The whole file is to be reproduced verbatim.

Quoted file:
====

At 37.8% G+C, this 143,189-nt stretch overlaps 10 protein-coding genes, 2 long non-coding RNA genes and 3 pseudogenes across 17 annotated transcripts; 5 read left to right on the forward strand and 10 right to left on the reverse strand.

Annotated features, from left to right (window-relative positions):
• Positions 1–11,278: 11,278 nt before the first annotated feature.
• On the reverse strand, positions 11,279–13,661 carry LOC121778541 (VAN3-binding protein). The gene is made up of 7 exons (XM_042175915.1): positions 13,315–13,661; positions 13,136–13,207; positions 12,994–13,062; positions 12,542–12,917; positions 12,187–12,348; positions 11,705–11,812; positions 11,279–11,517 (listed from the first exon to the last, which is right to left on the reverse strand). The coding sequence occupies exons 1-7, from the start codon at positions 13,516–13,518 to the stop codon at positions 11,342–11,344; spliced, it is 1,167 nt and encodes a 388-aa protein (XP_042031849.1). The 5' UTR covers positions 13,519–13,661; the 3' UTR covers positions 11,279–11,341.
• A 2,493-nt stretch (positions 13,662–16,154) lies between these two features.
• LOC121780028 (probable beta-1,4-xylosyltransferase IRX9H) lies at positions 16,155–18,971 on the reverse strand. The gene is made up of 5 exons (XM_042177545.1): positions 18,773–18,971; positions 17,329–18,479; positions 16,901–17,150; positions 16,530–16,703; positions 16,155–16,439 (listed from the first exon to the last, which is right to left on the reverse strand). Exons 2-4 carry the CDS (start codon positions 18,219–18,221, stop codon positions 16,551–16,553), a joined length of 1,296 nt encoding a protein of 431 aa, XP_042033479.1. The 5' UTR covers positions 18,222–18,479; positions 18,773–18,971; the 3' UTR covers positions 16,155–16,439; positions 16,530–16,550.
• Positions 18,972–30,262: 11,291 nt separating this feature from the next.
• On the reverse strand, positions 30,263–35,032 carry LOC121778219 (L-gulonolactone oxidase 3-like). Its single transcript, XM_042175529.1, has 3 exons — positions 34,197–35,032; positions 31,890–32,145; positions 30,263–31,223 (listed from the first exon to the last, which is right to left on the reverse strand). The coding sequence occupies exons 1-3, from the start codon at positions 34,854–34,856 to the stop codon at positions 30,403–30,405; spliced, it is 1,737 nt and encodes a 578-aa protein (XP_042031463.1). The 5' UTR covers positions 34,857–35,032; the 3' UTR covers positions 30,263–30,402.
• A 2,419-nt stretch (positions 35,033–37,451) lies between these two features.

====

At 37.8% G+C, this 143,189-nt stretch overlaps 10 protein-coding genes, 2 long non-coding RNA genes and 3 pseudogenes across 17 annotated transcripts; 5 read left to right on the forward strand and 10 right to left on the reverse strand.

Annotated features, from left to right (window-relative positions):
• Positions 1–11,278: 11,278 nt before the first annotated feature.
• On the reverse strand, positions 11,279–13,661 carry LOC121778541 (VAN3-binding protein). The gene is made up of 7 exons (XM_042175915.1): positions 13,315–13,661; positions 13,136–13,207; positions 12,994–13,062; positions 12,542–12,917; positions 12,187–12,348; positions 11,705–11,812; positions 11,279–11,517 (listed from the first exon to the last, which is right to left on the reverse strand). The coding sequence occupies exons 1-7, from the start codon at positions 13,516–13,518 to the stop codon at positions 11,342–11,344; spliced, it is 1,167 nt and encodes a 388-aa protein (XP_042031849.1). The 5' UTR covers positions 13,519–13,661; the 3' UTR covers positions 11,279–11,341.
• A 2,493-nt stretch (positions 13,662–16,154) lies between these two features.
• LOC121780028 (probable beta-1,4-xylosyltransferase IRX9H) lies at positions 16,155–18,971 on the reverse strand. The gene is made up of 5 exons (XM_042177545.1): positions 18,773–18,971; positions 17,329–18,479; positions 16,901–17,150; positions 16,530–16,703; positions 16,155–16,439 (listed from the first exon to the last, which is right to left on the reverse strand). Exons 2-4 carry the CDS (start codon positions 18,219–18,221, stop codon positions 16,551–16,553), a joined length of 1,296 nt encoding a protein of 431 aa, XP_042033479.1. The 5' UTR covers positions 18,222–18,479; positions 18,773–18,971; the 3' UTR covers positions 16,155–16,439; positions 16,530–16,550.
• Positions 18,972–30,262: 11,291 nt separating this feature from the next.
• On the reverse strand, positions 30,263–35,032 carry LOC121778219 (L-gulonolactone oxidase 3-like). Its single transcript, XM_042175529.1, has 3 exons — positions 34,197–35,032; positions 31,890–32,145; positions 30,263–31,223 (listed from the first exon to the last, which is right to left on the reverse strand). The coding sequence occupies exons 1-3, from the start codon at positions 34,854–34,856 to the stop codon at positions 30,403–30,405; spliced, it is 1,737 nt and encodes a 578-aa protein (XP_042031463.1). The 5' UTR covers positions 34,857–35,032; the 3' UTR covers positions 30,263–30,402.
• A 2,419-nt stretch (positions 35,033–37,451) lies between these two features.